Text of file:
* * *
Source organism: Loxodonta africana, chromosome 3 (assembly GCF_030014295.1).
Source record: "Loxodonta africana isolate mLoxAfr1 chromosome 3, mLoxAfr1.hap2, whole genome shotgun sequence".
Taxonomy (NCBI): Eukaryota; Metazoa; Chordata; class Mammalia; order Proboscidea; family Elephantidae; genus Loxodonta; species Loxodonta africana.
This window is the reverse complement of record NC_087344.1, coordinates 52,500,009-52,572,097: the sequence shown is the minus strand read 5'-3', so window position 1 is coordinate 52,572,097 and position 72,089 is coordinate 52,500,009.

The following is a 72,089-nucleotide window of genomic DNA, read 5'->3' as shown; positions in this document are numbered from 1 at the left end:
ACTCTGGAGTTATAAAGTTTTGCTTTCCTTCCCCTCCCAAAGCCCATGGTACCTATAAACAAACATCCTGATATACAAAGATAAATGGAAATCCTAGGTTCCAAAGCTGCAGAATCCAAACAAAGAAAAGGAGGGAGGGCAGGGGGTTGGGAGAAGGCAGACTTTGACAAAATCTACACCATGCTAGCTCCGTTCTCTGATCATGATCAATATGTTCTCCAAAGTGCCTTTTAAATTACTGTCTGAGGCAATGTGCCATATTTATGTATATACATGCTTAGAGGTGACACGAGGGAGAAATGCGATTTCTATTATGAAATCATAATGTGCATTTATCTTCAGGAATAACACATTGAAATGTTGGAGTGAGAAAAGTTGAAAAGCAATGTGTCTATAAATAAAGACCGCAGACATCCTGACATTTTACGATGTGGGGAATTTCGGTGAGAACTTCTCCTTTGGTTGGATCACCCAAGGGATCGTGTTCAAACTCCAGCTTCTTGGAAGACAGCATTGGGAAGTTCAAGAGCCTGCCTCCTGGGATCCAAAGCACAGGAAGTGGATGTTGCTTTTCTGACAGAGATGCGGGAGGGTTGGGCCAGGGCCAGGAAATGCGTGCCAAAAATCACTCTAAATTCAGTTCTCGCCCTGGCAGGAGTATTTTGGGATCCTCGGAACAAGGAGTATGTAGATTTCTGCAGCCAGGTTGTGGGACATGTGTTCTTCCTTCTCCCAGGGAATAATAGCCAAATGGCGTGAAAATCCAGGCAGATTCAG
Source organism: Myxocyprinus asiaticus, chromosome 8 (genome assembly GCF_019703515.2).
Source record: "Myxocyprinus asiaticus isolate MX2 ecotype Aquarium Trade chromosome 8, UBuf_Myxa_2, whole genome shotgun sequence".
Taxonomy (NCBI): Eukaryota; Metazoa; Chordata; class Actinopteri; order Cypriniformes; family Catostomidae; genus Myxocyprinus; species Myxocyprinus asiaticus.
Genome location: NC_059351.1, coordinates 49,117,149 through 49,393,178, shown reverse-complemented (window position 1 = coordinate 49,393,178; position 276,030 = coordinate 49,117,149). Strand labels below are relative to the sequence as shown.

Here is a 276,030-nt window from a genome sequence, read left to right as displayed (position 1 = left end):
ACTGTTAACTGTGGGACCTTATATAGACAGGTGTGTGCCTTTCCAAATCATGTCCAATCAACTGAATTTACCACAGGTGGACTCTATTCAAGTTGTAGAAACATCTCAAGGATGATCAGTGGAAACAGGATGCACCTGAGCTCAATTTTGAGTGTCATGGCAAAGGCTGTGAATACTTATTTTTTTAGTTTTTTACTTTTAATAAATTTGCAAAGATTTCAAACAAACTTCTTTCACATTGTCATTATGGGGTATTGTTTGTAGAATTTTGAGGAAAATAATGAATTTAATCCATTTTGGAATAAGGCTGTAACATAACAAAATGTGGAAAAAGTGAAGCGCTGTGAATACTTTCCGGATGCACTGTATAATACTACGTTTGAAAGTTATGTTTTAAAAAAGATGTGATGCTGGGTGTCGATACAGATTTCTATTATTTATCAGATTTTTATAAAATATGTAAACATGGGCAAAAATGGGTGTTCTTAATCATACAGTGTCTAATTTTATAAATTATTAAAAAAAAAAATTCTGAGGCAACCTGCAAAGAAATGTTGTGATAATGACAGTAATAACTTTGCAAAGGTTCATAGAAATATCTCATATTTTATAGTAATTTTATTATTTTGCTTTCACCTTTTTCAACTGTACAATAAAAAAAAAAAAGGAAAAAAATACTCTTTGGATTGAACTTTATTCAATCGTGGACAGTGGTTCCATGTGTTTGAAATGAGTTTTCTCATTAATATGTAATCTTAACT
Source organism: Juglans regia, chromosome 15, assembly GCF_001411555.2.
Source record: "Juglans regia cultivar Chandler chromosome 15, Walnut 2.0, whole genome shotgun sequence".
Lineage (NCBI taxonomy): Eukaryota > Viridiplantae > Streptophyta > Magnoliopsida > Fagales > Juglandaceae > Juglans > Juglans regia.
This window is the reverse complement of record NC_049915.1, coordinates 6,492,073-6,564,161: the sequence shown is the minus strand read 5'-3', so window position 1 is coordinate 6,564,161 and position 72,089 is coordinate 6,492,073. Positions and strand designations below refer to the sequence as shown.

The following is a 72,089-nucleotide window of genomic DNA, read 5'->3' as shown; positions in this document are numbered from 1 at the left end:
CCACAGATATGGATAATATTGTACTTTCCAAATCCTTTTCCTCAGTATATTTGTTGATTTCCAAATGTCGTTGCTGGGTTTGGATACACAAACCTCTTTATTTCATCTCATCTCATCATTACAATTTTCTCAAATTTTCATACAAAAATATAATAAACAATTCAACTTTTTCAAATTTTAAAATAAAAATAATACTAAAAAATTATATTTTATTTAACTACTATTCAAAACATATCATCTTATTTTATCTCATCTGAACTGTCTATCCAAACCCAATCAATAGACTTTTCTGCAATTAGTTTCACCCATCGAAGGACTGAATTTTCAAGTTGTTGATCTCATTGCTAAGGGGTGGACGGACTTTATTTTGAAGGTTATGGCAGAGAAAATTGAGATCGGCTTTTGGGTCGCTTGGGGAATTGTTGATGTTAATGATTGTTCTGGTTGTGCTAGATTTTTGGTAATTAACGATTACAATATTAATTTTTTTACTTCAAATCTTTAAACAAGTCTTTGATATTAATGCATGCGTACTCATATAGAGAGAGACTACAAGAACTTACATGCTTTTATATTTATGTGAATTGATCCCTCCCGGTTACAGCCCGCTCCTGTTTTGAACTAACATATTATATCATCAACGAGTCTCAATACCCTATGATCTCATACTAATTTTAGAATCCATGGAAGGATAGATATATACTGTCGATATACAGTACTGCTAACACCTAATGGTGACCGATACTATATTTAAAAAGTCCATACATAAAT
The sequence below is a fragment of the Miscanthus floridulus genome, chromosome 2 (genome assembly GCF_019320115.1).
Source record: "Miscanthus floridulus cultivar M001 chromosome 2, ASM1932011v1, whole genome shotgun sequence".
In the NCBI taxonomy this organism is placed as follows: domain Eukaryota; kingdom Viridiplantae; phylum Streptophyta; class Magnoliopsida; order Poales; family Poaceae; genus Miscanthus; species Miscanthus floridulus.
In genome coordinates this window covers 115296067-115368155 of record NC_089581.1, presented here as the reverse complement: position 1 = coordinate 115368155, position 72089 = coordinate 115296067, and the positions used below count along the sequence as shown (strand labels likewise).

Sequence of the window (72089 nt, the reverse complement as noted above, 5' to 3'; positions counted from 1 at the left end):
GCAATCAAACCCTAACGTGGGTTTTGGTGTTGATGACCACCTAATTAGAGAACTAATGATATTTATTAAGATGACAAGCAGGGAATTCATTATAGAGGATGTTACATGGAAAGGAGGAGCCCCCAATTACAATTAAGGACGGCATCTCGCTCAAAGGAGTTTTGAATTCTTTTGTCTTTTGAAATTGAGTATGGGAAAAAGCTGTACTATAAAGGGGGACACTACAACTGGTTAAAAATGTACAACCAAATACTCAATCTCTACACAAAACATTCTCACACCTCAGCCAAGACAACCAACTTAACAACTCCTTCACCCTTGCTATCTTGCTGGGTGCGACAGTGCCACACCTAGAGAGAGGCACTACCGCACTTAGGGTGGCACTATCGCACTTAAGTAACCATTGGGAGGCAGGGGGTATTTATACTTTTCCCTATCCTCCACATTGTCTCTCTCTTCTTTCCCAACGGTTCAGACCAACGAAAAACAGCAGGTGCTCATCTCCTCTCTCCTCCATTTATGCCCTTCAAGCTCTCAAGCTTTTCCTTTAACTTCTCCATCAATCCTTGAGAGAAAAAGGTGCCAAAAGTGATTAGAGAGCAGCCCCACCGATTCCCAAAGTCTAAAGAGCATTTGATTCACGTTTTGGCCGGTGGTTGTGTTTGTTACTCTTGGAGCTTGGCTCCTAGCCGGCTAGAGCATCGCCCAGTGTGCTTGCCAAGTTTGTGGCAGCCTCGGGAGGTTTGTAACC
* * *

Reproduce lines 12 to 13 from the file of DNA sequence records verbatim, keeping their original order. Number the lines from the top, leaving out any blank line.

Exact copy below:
ACTGTTAACTGTGGGACCTTATATAGACAGGTGTGTGCCTTTCCAAATCATGTCCAATCAACTGAATTTACCACAGGTGGACTCTATTCAAGTTGTAGAAACATCTCAAGGATGATCAGTGGAAACAGGATGCACCTGAGCTCAATTTTGAGTGTCATGGCAAAGGCTGTGAATACTTATTTTTTTAGTTTTTTACTTTTAATAAATTTGCAAAGATTTCAAACAAACTTCTTTCACATTGTCATTATGGGGTATTGTTTGTAGAATTTTGAGGAAAATAATGAATTTAATCCATTTTGGAATAAGGCTGTAACATAACAAAATGTGGAAAAAGTGAAGCGCTGTGAATACTTTCCGGATGCACTGTATAATACTACGTTTGAAAGTTATGTTTTAAAAAAGATGTGATGCTGGGTGTCGATACAGATTTCTATTATTTATCAGATTTTTATAAAATATGTAAACATGGGCAAAAATGGGTGTTCTTAATCATACAGTGTCTAATTTTATAAATTATTAAAAAAAAAAATTCTGAGGCAACCTGCAAAGAAATGTTGTGATAATGACAGTAATAACTTTGCAAAGGTTCATAGAAATATCTCATATTTTATAGTAATTTTATTATTTTGCTTTCACCTTTTTCAACTGTACAATAAAAAAAAAAAAGGAAAAAAATACTCTTTGGATTGAACTTTATTCAATCGTGGACAGTGGTTCCATGTGTTTGAAATGAGTTTTCTCATTAATATGTAATCTTAACT
Source organism: Juglans regia, chromosome 15, assembly GCF_001411555.2.